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Western Price Survey / Archives

February 2, 2001
Bilaterals Move Lower; CDWR Issues Another RFB but Worries about Water

After beginning the week with the usual Monday "uncertainty premium" energy price moved lower across the West, with Northern prices falling precipitously. Mid-Columbia and California/Oregon Border prices had been as high as 500 mills/KWh Monday but dropped to 210 mills to 250 mills/KWh by Friday. Off-peak prices were relatively flat, if not higher.

Palo Verde prices had a less steep slide, moving to the 160 mills to 210 mills/KWh range from around 250 mills/KWh earlier. Off-peak pegged at 130 mills/KWh.

The California Power Exchange transacted its last auctions midweek, ending its nearly three years of operations on a deflated note of low volume and unpredictable prices.

The 18-day streak of Stage Three emergency in California contributed to an overriding sense that trouble was just a few hundred megawatts away. The California Independent System Operator did not trigger utility service cuts, although it continued to rely on the federal emergency order to make sure it has enough capacity to meet load. The decision by the California Public Utilities Commission last Friday to suspend the voluntary curtailment program for utility customers did not seem to have an immediate impact. Cal-ISO reported that out of the 100 hours of curtailments effected during January, response ranged widely from 300 MW to over 2,000 MW of load reductions.

On Thursday, Governor Davis signed emergency legislation fully authorizing the California Department of Water Resources to purchase power under long-term contracts and granting another $500 million for the general fund for power procurement while a bond issue is put together. In testimony at the Legislature Tuesday, DWR officials revealed that they had dipped into agency funds to finance power purchases, and were spending about $45 million each day. No volumes for transactions were revealed.

Negotiations evidently continue with power suppliers and the Governor said he expects some contracts to be signed by February 5. He also announced that DWR would issue another solicitation for power "as soon as possible."

The department posted a notice on its Web site at: gov early Friday morning. Any bids for short-term sales or long-term contracts will be due February 6. For more information, call (916) 653-6192.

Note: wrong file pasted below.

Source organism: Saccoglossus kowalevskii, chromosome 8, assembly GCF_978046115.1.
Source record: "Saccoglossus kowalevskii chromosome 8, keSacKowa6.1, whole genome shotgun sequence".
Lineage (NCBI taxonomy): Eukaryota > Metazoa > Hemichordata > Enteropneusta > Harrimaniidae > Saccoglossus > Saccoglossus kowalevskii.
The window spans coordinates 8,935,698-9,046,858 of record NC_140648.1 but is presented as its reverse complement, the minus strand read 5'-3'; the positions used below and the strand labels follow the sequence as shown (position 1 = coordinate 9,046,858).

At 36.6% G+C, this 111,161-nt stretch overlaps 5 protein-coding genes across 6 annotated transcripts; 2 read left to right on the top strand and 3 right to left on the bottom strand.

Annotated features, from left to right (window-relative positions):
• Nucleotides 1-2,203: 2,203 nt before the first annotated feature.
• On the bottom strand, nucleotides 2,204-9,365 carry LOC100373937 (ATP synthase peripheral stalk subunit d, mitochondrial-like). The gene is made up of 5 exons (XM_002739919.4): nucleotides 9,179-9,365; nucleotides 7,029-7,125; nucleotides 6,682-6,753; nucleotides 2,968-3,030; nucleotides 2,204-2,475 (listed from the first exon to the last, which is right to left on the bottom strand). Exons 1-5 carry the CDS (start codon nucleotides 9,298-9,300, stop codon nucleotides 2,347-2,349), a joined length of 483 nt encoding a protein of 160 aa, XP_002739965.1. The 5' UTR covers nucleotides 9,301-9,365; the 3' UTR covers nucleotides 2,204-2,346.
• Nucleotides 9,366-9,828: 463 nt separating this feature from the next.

Cal-ISO has started detailing generation units unavailable for service, both for scheduled maintenance and unplanned outages. About three dozen units were in the unplanned category this week, including three units each at Pittsburg and Potrero and a Hunters Point unit in the San Francisco area. Four units at Highgrove and individual units at Redondo Beach, Los Alamitos and Long Beach, were among major outages reported in the south. Cal-ISO said about 8,600 MW all told was unavailable this week.

Water availability continues to be a concern throughout the West. CDWR this week reduced its estimates of water allocations to just 20 percent of requests. Following a record delivery of 3.5 million acre feet in 2000, CDWR is projecting just 850,000 Maf this year. According to water analyst Curt Spencer, "That would be the lowest delivery since 1991 when we had a draught."

The latest snow survey figures show that snowpack in Northern California is just 56 percent of normal for this time of year, with an average snow/water equivalent of 11 inches. That could translate to less water flowing out of Oroville and Shasta reservoirs, and less hydroelectric generation both at Oroville and the Edmunson pumping station.

The Pacific Northwest situation is no better. Precipitation is only 61 percent of average and the run-off forecast sits at about 65 percent of normal. The federal reservoir system is 47 percent full, as Bonneville Power Administration has been running more water than it wants to in order to prevent costly power purchases [Arthur O'Donnell].

Gas Prices Dive and Soar

Natural gas prices delivered to California initially took a deep plunge this week but then reverse course Thursday, with both the Southern California Border and the PG&E CityGate spiking to $16/MMBtu.

Basin price changes were in a more confined range.

Traders pointed to a low-inventory operational flow order on the PG&E system that put pressure on supplies coming from the southern part of the state. From a low of $10.43 on Tuesday, Topock jumped to $16.00 but eased to the $13.50 to $15.50/MMBtu range Thursday. Changes in gas nominations with the start of a new month were also to blame, traders said.

San Juan and Permian Basin prices dropped from $6.665/MMBtu early in the week to about $5.80, but them picked up again. They ended just above $6.05/MMBtu.

Malin stuck around$10.50/MMBtu and the SF CityGate gave back a few dollars to come in around $13/MMBtu. Up in Alberta, gas varied between $(C)7.25 and $8.53/Gigajoule, closing out Thursday at $7.61/Gj [A. O'D.].

Western Electricity Prices
Week of January 29-February 2, 2001
Hub Peak (heavy) Off-peak (light)
Alberta Pool (C$) 98-245 76-123
California PX (WAC) 127-232 241-420
Mid-Columbia 205-500 200-325
NP 15 165-220 150-220
COB 210-500 200-325
Palo Verde 160-250 130-175

Archives of the Western Price Survey for the past year are also available online.

The Western Price Survey is excerpted from Energy NewsData's comprehensive regional news services. See for yourself how NewsData reporters put events in an accurate and meaningful context -- request a sample of either or both California Energy Markets and Clearing Up.

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